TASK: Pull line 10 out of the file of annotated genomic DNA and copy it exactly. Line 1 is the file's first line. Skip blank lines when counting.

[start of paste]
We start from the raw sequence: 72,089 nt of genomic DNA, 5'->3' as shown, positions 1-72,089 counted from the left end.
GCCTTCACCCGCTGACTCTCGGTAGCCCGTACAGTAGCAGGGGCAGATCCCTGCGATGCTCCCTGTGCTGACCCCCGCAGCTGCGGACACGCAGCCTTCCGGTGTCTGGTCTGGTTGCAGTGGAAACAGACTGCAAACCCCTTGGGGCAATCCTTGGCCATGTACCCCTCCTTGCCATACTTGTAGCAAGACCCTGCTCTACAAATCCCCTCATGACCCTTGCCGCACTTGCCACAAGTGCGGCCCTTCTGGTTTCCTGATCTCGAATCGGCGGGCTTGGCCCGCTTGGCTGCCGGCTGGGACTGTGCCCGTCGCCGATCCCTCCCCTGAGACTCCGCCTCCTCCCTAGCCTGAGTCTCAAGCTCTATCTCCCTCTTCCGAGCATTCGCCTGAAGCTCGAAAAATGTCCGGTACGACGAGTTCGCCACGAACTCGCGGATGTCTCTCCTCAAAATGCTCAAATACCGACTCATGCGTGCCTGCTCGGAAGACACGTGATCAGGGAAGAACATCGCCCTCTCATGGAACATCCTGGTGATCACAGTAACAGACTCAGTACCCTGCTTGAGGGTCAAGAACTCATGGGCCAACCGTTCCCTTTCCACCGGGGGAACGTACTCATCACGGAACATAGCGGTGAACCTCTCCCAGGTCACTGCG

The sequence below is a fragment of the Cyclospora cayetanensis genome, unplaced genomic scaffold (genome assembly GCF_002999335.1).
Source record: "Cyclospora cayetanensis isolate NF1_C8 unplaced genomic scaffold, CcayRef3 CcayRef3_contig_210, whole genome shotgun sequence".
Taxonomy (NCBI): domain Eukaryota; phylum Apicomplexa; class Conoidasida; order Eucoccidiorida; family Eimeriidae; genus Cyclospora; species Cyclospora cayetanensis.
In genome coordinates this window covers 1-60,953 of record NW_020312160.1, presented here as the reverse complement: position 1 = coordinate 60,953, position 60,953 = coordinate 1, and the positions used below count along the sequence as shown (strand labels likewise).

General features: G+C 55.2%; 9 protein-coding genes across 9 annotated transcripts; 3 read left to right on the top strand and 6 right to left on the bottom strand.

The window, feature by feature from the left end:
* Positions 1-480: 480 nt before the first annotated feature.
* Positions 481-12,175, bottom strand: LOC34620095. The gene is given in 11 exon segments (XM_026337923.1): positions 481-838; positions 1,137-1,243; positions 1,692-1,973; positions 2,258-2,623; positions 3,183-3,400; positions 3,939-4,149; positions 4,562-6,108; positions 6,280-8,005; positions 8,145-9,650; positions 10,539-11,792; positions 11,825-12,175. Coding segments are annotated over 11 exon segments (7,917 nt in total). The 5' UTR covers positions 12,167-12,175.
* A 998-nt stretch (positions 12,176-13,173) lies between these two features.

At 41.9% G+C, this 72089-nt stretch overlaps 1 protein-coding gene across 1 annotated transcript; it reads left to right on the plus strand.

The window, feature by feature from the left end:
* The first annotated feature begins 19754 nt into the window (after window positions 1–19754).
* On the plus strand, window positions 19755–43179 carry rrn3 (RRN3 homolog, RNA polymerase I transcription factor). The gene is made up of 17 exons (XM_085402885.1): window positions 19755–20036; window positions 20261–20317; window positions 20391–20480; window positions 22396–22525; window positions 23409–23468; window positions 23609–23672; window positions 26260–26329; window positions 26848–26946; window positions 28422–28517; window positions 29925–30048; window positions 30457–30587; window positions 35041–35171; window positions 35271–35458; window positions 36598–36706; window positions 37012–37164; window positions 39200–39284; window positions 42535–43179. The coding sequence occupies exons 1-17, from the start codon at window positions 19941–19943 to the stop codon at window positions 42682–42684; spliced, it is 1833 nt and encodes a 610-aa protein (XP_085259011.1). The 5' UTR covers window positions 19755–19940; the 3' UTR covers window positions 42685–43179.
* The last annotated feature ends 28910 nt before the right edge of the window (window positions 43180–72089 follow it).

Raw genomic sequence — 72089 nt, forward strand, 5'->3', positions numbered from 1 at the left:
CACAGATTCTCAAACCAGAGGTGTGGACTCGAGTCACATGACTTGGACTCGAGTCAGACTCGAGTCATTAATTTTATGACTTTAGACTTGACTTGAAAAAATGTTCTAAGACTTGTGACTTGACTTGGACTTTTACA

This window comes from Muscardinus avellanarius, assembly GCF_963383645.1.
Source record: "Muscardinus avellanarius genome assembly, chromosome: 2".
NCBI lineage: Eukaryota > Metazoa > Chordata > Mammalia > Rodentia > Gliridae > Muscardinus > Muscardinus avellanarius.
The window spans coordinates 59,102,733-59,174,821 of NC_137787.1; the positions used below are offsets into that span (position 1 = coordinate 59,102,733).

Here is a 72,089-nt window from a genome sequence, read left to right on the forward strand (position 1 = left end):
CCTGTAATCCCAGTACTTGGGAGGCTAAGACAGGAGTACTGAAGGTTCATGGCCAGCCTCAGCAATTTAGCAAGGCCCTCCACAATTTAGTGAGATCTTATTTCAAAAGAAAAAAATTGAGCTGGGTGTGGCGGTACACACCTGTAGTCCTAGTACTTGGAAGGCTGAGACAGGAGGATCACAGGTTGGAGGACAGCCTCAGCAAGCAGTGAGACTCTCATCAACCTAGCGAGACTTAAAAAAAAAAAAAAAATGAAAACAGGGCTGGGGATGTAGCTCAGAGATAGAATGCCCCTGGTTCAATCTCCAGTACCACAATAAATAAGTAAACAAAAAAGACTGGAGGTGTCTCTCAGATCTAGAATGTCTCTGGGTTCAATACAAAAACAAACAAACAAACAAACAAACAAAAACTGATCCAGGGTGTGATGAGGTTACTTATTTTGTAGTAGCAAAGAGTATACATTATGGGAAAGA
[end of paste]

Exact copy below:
* Positions 481-12,175, bottom strand: LOC34620095. The gene is given in 11 exon segments (XM_026337923.1): positions 481-838; positions 1,137-1,243; positions 1,692-1,973; positions 2,258-2,623; positions 3,183-3,400; positions 3,939-4,149; positions 4,562-6,108; positions 6,280-8,005; positions 8,145-9,650; positions 10,539-11,792; positions 11,825-12,175. Coding segments are annotated over 11 exon segments (7,917 nt in total). The 5' UTR covers positions 12,167-12,175.